Stephen M
Jan 21, 2011 rated it really liked it  ·  review of another edition
Recommends it for: Everyone
Shelves: poetry
"who in humorless protest overturned only one symbolic pingpong table, resting briefly in catatonia,

returning years later truly bald except for a wig of blood, and tears and fingers, to the visible madman doom of the wards of the madtowns of the East,

Pilgrim State's Rockland's and Greystone's foetid halls, bickering with the echoes of the soul, rocking and rolling in the midnight solitude-bench dolmen-realms of love, dream of life a nightmare, bodies turned to stone as heavy as the moon,

with mot
Jul 18, 2008 rated it it was amazing  ·  review of another edition
ah, ranty rants and beautiful language and a deep deep sense of the long poetic sentence. and madness writ large. and industrial dissolution. and that wasteland that is america.
Tünde Ecem Kutlu
Mar 05, 2018 rated it it was amazing
2nd reading: I understood more references and it only got better.

what can I say? I'm apparently a sucker for beat poetry and anything Allen Ginsberg. this was a very short book of poems and the first one (Howl) was simply amazing. it made me feel so many things so suddenly. the rest of the poems are good as well but Howl was something else.
Jan 02, 2016 rated it really liked it  ·  review of another edition
Recommended to Lexie by: Rory Gilmore
TBR jar pick for January 2016

It's easy to underestimate the Beats now, in this era (of which the better parts, one might argue, they helped bring about). It's easy to dismiss it all as "attempting to shock" and "deliberately aggressive/anarchist/lewd/[whichever other titles have been slapped on this collection over the years]". They're Holden Caulfield, they're Jim Stark, they're Don Quixote tilting at windmills.

But the truth is that the Beats, that Allen Ginsberg, that Howl, was revolutionary a
Mar 24, 2014 rated it really liked it  ·  review of another edition
Shelves: read-in-2019
It's been a fair few years since I read this, decided on a re-read because I'm going to read The Poetry and Politics of Allen Ginsberg soon, so thought it was best to have a refresh.

I read Howl and then listened to the main himself performing it, best way to do it. Everytime time he says "eli eli lamma lamma sabacthani saxophone cry that shivered the cities down to the last radio" it gives me goosebumps.

One thing I noticed this time is that his poetry still angers people, still getting thumb dow
Mar 31, 2016 rated it it was amazing  ·  review of another edition
Vibrante e impulsionante. Que mais dizer? Possivelmente muito.

A edição bilingue da Relógio D'Água motivou-me a ler Uivo e Outros Poemas; nunca antes tinha lido um livro de poesia não lusófona. No fim tem ainda uma secção de notas que elucida sobre factos biográficos, históricos, geográficos, etc, importantes para a compreensão da obra.
Jun 04, 2011 marked it as to-read  ·  review of another edition
Shelves: poetry
The United States Supreme Court has said that obscenity is construed to mean: having a substantial tendency to corrupt or arousing lustful desires. Is the word relevant to what the author of Howl is trying to say? Or did he just use it to be dirty and filthy. He sees what he terms as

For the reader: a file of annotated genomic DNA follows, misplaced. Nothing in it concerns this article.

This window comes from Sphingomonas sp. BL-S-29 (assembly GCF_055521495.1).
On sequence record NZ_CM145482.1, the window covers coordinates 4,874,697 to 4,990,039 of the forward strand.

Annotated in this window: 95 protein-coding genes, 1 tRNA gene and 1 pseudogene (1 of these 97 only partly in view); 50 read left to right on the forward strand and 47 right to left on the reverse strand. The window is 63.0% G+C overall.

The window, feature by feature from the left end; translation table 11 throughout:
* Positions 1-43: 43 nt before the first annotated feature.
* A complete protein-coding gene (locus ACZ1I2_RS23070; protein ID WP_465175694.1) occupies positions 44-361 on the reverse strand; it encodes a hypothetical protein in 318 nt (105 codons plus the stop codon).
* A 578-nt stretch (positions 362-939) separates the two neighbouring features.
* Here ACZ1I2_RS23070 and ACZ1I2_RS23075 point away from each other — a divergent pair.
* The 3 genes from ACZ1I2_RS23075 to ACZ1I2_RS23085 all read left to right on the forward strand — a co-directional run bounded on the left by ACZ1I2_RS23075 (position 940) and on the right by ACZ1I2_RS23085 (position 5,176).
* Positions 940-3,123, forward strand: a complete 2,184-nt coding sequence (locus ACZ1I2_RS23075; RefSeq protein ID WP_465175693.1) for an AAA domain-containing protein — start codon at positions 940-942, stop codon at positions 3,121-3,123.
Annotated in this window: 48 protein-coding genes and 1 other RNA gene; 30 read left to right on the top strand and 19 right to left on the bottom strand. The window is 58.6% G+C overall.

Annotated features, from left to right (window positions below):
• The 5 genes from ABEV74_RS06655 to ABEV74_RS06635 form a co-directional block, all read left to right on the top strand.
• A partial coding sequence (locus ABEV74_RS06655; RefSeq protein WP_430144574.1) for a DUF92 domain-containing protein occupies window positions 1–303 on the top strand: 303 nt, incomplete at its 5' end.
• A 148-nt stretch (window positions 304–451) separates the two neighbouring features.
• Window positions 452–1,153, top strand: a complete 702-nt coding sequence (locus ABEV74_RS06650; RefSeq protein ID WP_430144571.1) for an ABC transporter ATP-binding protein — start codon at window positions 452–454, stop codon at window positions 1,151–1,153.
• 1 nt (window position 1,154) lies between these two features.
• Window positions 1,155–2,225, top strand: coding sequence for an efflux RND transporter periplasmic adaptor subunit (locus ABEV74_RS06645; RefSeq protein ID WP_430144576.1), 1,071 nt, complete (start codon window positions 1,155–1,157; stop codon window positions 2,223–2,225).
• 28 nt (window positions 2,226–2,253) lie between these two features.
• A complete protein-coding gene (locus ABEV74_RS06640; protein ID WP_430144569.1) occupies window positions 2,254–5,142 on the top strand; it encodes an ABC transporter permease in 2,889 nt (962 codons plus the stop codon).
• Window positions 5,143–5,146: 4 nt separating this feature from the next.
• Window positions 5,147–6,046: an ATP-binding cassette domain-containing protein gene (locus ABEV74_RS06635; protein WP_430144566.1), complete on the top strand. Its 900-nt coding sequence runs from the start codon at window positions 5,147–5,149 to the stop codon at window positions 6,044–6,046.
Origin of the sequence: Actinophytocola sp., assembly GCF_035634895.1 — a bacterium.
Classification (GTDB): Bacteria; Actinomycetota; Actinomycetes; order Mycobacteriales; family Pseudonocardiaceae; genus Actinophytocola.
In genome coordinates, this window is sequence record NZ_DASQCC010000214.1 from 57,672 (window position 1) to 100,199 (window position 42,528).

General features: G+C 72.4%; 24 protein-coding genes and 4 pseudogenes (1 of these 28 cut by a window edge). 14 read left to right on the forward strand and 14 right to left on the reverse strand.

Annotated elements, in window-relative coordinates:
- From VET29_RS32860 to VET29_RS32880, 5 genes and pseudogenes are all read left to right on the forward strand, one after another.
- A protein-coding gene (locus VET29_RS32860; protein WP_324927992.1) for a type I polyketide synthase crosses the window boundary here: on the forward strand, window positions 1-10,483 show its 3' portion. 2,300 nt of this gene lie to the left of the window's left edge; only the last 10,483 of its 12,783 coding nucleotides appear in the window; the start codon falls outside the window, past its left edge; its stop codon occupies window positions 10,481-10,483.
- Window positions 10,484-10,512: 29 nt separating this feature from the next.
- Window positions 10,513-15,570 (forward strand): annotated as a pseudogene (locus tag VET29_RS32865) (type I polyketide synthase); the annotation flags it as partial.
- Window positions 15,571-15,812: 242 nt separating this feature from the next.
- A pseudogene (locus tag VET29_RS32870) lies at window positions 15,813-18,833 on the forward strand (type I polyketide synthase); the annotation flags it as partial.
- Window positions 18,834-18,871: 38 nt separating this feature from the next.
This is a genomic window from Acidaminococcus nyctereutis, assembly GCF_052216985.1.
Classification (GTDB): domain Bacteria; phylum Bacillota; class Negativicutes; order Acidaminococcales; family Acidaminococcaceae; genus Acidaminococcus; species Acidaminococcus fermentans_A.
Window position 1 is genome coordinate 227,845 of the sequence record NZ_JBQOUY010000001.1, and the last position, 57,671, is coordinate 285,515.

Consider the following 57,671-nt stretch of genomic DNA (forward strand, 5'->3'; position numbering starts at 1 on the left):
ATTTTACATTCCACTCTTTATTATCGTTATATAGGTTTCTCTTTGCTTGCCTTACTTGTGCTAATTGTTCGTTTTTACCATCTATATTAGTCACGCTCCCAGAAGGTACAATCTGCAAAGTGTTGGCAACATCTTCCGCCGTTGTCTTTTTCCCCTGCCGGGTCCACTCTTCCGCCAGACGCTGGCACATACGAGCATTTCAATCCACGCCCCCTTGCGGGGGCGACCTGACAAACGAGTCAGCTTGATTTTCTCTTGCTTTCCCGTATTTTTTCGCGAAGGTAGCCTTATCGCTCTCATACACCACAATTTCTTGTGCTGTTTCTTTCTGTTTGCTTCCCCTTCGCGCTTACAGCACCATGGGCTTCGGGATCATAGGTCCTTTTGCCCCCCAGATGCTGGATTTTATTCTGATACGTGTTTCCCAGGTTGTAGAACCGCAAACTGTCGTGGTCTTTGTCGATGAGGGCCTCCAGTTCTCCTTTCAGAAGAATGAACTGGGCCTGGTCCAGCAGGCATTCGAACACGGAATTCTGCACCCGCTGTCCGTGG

"an adonis of Denver. Joy to the memory of his innumerable conquests. Who went whoring through Colorado in myriad, stolen night cars. Neil Cassidy, secret hero of this poem, cocksman and adonis of Denver. Joy to the
Laura Leaney
I just finished reading an essay about Ginsberg's "Howl," paused to reflect and decided to re-read the poem - as well as the others included in this little book. I like them. They're honest, saturated in Ginsberg's heart-wounds and the social concerns of the post-war generation (which, unbelievably, aren't now all that different from 1954). Reading "Howl" is a little bit like getting dragged into the underbelly of New York by one's peter pan collar and being forced to meet the "angelheaded" and ...more
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Irwin Allen Ginsberg was the son of Louis and Naomi Ginsberg, two Jewish members of the New York literary counter-culture of the 1920s. Ginsberg was raised among several progressive political perspectives. A supporter of the Communist party, Ginsberg's mother was a nudist whose mental health was a concern throughout the poet's childhood. According to biographer Barry Miles, "Naomi's illness gave A ...more
“Everything is holy! everybody's holy! everywhere is holy! everyday is in eternity! Everyman's an angel!” 201 likes
“I saw the best minds of my generation destroyed by
madness, starving hysterical naked,
dragging themselves through the negro streets at dawn
looking for an angry fix,
angelheaded hipsters burning for the ancient heavenly
connection to the starry dynamo in the machinery of night,
who poverty and tatters and hollow-eyed and high sat
up smoking in the supernatural darkness of
cold-water flats floating across the tops of cities
contemplating jazz,
who bared their brains to Heaven under the El and
saw Mohammedan angels staggering on tenement roofs illuminated,
who passed through universities with radiant cool eyes
hallucinating Arkansas and Blake-light tragedy
among the scholars of war, ”
More quotes…